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Eventos trombóticos asociados a infección invasiva por Aspergillus: reporte de un caso

Published on Jul 1, 2017in Acta Colombiana de Cuidado Intensivo
· DOI :10.1016/j.acci.2017.02.004
Felipe Barragán (Universidad de La Sabana), Diana Garzón1
Estimated H-index: 1
(Universidad de La Sabana)
+ 2 AuthorsAlexander Sanchez
Abstract
Resumen La aspergilosis invasiva es causada por cualquiera de los generos de Aspergillus; su desarrollo dependera del propio hongo y naturalmente del estado inmunologico del paciente; la mortalidad de esta patologia supera el 50%. Se presenta el caso de una paciente adulta, sin antecedentes patologicos previos, con cuadro progresivo de edema en miembros inferiores y superior derecho, adicionalmente con coloracion violacea de este, asociado a disnea de pequenos esfuerzos, al ingreso con anemia severa que requirio transfusion de hemoderivados; se realiza Doppler arterio-venoso de extremidades, que evidencia trombosis de todo el sistema venoso profundo del brazo derecho; se inicia anticoagulacion plena. Paciente con deterioro progresivo requiere traslado a Unidad de Cuidado Intensivo, donde presenta deterioro neurologico. Realizan una tomografia cerebral que mostro evento isquemico y hemorragico agudo; la paciente fallece y se envia a autopsia. La aspergilosis invasiva es mas comun en paciente con inmunocompromiso; sin embargo, se han reportado casos en pacientes inmunocompetentes, El proceso de angioinvasion de la hifa aumenta la produccion de factor tisular, lo que desencadena activacion de la cascada de coagulacion. Una de las caracteristicas importantes de esta infeccion es la trombosis intravascular extensa desde el foco de infeccion; el tratamiento con voriconazol ha demostrado alta efectividad y se ha de iniciar ante la sospecha clinica de la patologia, pues sin tratamiento la mortalidad de la misma llega al 90%.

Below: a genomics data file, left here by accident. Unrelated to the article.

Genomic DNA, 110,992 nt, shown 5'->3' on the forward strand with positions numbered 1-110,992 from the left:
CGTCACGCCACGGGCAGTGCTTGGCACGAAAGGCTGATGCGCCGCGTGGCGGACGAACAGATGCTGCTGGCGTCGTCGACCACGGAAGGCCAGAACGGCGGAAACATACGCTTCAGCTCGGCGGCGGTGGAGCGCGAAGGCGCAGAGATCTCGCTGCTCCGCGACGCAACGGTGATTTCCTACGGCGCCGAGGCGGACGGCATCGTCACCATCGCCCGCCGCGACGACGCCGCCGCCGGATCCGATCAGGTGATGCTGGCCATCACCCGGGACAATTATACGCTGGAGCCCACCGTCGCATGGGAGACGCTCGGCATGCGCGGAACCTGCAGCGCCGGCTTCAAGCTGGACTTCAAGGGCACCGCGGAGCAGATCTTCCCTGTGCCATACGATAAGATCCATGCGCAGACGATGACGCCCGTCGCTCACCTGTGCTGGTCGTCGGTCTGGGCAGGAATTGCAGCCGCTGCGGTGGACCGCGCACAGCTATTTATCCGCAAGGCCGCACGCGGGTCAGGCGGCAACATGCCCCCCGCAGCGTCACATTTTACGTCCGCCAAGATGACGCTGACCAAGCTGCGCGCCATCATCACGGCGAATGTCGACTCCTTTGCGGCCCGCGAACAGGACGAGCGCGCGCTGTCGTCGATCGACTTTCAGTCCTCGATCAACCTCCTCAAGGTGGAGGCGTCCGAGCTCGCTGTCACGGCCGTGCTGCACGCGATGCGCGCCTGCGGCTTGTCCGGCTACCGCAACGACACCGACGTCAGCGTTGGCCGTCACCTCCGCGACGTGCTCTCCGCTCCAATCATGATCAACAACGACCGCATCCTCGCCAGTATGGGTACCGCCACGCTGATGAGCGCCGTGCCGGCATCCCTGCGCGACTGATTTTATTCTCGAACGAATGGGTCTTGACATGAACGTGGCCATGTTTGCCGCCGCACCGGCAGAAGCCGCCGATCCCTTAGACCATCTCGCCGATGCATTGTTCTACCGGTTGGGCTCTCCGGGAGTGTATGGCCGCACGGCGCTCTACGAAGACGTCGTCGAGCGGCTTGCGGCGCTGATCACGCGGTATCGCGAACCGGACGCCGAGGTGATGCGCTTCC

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Introduction Invasive aspergillosis (IA) is a fungal infection that particularly affects immunocompromised hosts. Recently, several studies have indicated a high incidence of IA in intensive care unit (ICU) patients. However, few data are available on the epidemiology and outcome of patients with IA in this setting.
123 CitationsSource
#1Mónica M. Toro-Lezcano (UdeA: University of Antioquia)H-Index: 1
#2Francisco Molina Saldarriaga (UPB: Pontifical Bolivarian University)H-Index: 1
Last. Alexander Guerra Villafañe (UdeA: University of Antioquia)H-Index: 1
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Invasive aspergilosis (IA) is caused by Aspergillum particles inhalation such as mildew and yeast. They live in the soil as a natural habitat. This infection has been described in patients with a bone marrow transplant and serious neutropenia (<500mm 3 ). Inward patients of intensive care unit (ICU) can be also susceptible to them, and even more with risk factors associated such as chronic obstructive pulmonary disease (COPD), liver cirrhosis, autoimmune diseases with inmunosupressor therapy and...
1 CitationsSource
Resumen La aspergilosis invasiva junto con la aspergilosis cronica pulmonar y la aspergilosis broncopulmonar alergica, constituyen las formas clinicas de aspergilosis. Aunque el numero de especies de Aspergillus spp. es muy numeroso, Aspergillus fumigatus -complex es el agente etiologico mas frecuente, independientemente de la forma clinica y la afeccion de base del paciente. El incremento de los diferentes tratamientos inmunosupresores y el mayor uso de corticoides en pacientes con enfermedad o...
28 CitationsSource